#5 Doubling down on sex and violence
While I was pleased that the original Devilman manga could still be shocking today, it’s undeniable that some of its impact has waned. Today’s audiences are used to nudity in their manga and the occasional brutal death. Thus it’s up to Devilman Grimoire to up the ante once again.
Violence is given even more of a spotlight and depicted with sinister levels of detail. Right from the start you get to appreciate eyes being gouged out and organs spilling all over the floor. When bodies are torn apart you get to see bits of ripped tissue clinging on to no avail. Many deaths are also presented as especially cruel. Like in the picture above where a girl is barely clinging to conscience as she is being eaten alive. There is plenty of that to go around, as well as a few fates worse than death.
Takato Rui’s experience with erotica also takes the fanservice to new levels. Characters look far sexier than their 1970s counterparts and nudity is even more frequent now. Even if that nudity is often horrific rather than tantalizing. This even includes actual sex scenes that go far beyond what most anime and manga would ever dare.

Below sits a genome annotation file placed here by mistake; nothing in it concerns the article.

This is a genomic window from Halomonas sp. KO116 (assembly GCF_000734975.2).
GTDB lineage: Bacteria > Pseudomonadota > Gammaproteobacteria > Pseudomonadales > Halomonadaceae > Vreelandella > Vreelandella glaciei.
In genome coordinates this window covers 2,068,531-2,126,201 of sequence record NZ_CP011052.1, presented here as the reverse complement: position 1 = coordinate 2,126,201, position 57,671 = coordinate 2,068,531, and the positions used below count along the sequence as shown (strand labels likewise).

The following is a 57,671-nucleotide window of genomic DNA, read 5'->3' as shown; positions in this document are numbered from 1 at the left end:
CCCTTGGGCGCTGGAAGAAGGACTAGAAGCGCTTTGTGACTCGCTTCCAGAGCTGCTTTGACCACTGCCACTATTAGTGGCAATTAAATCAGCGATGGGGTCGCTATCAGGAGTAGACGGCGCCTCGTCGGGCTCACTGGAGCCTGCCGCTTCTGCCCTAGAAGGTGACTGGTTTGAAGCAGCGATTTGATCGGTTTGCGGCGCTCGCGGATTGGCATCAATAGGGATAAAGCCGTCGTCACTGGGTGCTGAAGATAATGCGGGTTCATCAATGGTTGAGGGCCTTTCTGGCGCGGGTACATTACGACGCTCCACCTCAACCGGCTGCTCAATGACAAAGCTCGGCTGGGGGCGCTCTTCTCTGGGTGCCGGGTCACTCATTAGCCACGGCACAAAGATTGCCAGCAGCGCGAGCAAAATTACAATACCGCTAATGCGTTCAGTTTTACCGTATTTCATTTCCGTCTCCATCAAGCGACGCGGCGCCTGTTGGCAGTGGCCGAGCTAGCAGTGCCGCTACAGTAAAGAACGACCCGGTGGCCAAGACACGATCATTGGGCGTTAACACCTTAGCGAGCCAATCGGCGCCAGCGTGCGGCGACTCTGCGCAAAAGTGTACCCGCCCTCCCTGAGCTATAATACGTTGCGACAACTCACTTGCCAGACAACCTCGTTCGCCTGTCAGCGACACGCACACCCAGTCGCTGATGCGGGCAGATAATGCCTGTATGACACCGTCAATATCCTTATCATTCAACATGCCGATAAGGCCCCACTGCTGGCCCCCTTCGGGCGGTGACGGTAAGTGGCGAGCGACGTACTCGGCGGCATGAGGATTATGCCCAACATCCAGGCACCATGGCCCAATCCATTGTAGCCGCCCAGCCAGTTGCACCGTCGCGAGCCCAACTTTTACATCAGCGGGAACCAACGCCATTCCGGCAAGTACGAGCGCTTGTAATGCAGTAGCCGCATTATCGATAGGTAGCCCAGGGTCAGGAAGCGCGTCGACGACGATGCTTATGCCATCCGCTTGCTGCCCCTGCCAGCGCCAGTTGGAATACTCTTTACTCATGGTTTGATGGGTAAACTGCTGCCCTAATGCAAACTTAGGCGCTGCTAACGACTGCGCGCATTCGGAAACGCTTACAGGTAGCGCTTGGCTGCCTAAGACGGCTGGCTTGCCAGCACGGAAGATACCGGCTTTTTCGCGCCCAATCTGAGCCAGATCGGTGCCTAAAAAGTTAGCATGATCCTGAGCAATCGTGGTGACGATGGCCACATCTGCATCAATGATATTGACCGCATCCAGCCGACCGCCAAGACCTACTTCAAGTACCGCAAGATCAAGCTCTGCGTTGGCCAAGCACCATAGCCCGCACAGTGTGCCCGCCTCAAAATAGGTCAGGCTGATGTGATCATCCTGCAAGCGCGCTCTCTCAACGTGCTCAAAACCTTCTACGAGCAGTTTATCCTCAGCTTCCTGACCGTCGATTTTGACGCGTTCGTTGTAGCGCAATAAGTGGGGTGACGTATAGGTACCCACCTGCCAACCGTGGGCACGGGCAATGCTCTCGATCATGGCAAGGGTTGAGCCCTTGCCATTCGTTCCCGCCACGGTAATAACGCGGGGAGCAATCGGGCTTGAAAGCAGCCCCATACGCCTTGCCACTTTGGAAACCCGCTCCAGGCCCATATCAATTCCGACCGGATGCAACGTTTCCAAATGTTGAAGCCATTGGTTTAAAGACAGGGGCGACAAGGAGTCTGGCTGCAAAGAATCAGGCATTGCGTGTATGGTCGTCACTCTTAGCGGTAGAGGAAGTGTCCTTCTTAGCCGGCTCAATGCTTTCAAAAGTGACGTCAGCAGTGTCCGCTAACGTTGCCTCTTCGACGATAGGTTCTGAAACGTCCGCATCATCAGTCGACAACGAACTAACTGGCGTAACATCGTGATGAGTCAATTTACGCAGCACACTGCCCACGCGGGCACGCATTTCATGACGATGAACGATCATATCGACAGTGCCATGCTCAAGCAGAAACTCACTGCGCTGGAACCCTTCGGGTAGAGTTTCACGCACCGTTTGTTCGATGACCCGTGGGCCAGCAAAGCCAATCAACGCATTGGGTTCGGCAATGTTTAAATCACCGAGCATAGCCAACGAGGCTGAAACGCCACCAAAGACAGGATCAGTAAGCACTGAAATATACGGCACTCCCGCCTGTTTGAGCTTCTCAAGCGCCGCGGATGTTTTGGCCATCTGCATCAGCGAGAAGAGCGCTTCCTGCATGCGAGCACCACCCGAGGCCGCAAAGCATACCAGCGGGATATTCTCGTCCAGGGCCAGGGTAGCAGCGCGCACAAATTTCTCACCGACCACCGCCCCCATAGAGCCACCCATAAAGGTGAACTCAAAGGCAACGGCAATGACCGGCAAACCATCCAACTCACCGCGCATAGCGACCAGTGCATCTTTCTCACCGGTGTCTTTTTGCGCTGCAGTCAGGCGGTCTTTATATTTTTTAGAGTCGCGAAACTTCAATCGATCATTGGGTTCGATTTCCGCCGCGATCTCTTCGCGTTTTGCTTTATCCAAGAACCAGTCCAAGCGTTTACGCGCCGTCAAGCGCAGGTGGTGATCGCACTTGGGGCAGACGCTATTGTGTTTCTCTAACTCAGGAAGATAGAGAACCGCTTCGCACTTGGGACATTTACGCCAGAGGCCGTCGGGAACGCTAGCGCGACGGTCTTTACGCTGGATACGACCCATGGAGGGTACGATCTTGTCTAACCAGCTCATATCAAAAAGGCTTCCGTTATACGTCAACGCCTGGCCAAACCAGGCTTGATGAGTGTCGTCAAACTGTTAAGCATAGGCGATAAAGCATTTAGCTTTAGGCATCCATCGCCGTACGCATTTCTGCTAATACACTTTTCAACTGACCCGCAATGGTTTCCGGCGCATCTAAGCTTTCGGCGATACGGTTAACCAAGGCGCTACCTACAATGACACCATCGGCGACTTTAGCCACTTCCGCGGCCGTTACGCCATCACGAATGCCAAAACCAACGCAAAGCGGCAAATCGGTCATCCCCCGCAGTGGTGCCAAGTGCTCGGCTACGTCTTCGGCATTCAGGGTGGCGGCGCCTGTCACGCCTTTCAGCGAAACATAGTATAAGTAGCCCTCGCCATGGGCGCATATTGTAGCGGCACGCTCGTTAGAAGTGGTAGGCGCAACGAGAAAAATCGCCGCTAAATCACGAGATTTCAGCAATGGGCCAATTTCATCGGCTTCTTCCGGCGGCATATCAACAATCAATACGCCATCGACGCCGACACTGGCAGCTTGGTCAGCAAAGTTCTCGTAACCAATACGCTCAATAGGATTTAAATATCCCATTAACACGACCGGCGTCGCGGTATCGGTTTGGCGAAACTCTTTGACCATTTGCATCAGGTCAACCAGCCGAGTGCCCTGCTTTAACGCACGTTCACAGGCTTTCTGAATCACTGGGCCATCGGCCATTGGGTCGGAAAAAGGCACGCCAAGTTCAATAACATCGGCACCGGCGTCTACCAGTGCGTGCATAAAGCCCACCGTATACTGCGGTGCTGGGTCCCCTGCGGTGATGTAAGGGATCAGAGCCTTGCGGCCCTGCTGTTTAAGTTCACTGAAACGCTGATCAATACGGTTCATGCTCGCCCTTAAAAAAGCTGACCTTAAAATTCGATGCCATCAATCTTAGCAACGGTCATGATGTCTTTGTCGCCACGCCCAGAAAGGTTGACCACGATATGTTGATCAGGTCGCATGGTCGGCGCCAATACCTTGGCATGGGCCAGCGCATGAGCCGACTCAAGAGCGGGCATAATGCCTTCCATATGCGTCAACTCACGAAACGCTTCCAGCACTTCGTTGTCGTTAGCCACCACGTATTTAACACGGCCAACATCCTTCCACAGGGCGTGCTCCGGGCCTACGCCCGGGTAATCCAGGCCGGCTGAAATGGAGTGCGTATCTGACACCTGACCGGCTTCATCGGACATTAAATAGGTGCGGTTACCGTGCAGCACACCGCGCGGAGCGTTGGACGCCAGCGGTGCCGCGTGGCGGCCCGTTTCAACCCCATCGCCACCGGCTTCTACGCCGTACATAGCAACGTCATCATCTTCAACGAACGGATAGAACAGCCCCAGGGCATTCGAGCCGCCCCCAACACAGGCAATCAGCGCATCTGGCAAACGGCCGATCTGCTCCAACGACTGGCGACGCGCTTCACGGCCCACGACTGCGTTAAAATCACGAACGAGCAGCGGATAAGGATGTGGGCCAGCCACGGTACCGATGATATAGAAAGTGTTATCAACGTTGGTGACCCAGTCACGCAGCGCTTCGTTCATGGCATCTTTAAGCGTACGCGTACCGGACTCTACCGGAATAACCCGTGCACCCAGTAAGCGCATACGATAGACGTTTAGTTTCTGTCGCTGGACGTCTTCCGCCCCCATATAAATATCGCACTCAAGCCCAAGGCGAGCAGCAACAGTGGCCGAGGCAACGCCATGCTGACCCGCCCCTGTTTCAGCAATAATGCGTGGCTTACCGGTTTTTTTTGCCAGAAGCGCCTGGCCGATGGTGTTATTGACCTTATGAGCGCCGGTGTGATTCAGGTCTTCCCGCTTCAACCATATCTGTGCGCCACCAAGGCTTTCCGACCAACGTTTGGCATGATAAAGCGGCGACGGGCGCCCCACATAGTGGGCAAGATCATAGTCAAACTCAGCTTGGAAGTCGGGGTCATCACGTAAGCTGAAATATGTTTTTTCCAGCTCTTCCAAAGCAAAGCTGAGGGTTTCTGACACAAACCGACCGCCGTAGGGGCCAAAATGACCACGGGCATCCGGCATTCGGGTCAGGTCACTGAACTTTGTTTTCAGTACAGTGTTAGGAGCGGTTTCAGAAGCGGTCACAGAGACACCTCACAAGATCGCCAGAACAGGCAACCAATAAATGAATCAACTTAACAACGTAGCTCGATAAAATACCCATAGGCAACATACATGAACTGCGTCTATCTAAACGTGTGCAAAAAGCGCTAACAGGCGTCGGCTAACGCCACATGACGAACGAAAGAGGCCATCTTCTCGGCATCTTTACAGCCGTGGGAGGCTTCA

#6 Closure for individual characters
If I had to name a flaw in the original Devilman, it would be that it lacks closure. So many characters and story threads are introduced, only to then vanish without much explanation. Like what in the world happens with puffurle? She is introduced as Amon’s right-hand among the Devilmen, gets a few lines of dialogue, and then never shows up again.
Just like with its references, Devilman Grimoire is careful about addressing these details. Characters don’t just die off-screen or vanish from plot now. Even tiny bit part players get proper resolutions to their stories. You get to find out what happens to Puffurle and Dr. Rainume doesn’t just vanish from the plot anymore. A lot of the time their ultimate fate is horrific, but at least now you know. And probably get to enjoy the spectacle.